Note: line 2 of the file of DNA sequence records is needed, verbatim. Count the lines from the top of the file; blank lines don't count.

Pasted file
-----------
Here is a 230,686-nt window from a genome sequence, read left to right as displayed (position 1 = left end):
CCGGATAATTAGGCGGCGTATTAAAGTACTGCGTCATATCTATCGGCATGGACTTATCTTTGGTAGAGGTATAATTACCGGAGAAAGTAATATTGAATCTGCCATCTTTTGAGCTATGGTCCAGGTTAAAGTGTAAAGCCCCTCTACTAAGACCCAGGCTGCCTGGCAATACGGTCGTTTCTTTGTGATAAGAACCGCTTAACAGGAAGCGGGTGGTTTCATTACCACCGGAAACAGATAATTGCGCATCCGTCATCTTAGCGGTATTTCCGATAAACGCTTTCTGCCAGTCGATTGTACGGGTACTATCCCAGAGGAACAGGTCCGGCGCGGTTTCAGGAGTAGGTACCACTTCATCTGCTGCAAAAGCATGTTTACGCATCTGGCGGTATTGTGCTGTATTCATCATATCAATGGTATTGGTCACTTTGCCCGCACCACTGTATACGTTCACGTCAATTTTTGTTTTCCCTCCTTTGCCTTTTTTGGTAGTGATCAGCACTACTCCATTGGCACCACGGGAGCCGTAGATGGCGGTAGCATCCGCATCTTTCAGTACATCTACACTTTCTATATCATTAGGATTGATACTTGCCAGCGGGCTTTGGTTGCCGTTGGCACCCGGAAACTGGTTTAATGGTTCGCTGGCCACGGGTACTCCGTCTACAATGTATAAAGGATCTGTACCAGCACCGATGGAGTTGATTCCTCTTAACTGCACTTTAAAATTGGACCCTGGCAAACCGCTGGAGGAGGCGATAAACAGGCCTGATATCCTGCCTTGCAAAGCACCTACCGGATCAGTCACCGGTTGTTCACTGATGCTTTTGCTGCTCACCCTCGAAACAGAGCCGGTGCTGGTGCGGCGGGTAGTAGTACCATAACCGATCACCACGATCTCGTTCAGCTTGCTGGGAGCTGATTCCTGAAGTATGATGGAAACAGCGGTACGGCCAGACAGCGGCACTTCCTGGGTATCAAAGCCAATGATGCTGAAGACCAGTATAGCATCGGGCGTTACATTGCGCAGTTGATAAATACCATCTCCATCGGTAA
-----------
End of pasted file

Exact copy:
CCGGATAATTAGGCGGCGTATTAAAGTACTGCGTCATATCTATCGGCATGGACTTATCTTTGGTAGAGGTATAATTACCGGAGAAAGTAATATTGAATCTGCCATCTTTTGAGCTATGGTCCAGGTTAAAGTGTAAAGCCCCTCTACTAAGACCCAGGCTGCCTGGCAATACGGTCGTTTCTTTGTGATAAGAACCGCTTAACAGGAAGCGGGTGGTTTCATTACCACCGGAAACAGATAATTGCGCATCCGTCATCTTAGCGGTATTTCCGATAAACGCTTTCTGCCAGTCGATTGTACGGGTACTATCCCAGAGGAACAGGTCCGGCGCGGTTTCAGGAGTAGGTACCACTTCATCTGCTGCAAAAGCATGTTTACGCATCTGGCGGTATTGTGCTGTATTCATCATATCAATGGTATTGGTCACTTTGCCCGCACCACTGTATACGTTCACGTCAATTTTTGTTTTCCCTCCTTTGCCTTTTTTGGTAGTGATCAGCACTACTCCATTGGCACCACGGGAGCCGTAGATGGCGGTAGCATCCGCATCTTTCAGTACATCTACACTTTCTATATCATTAGGATTGATACTTGCCAGCGGGCTTTGGTTGCCGTTGGCACCCGGAAACTGGTTTAATGGTTCGCTGGCCACGGGTACTCCGTCTACAATGTATAAAGGATCTGTACCAGCACCGATGGAGTTGATTCCTCTTAACTGCACTTTAAAATTGGACCCTGGCAAACCGCTGGAGGAGGCGATAAACAGGCCTGATATCCTGCCTTGCAAAGCACCTACCGGATCAGTCACCGGTTGTTCACTGATGCTTTTGCTGCTCACCCTCGAAACAGAGCCGGTGCTGGTGCGGCGGGTAGTAGTACCATAACCGATCACCACGATCTCGTTCAGCTTGCTGGGAGCTGATTCCTGAAGTATGATGGAAACAGCGGTACGGCCAGACAGCGGCACTTCCTGGGTATCAAAGCCAATGATGCTGAAGACCAGTATAGCATCGGGCGTTACATTGCGCAGTTGATAAATACCATCTCCATCGGTAA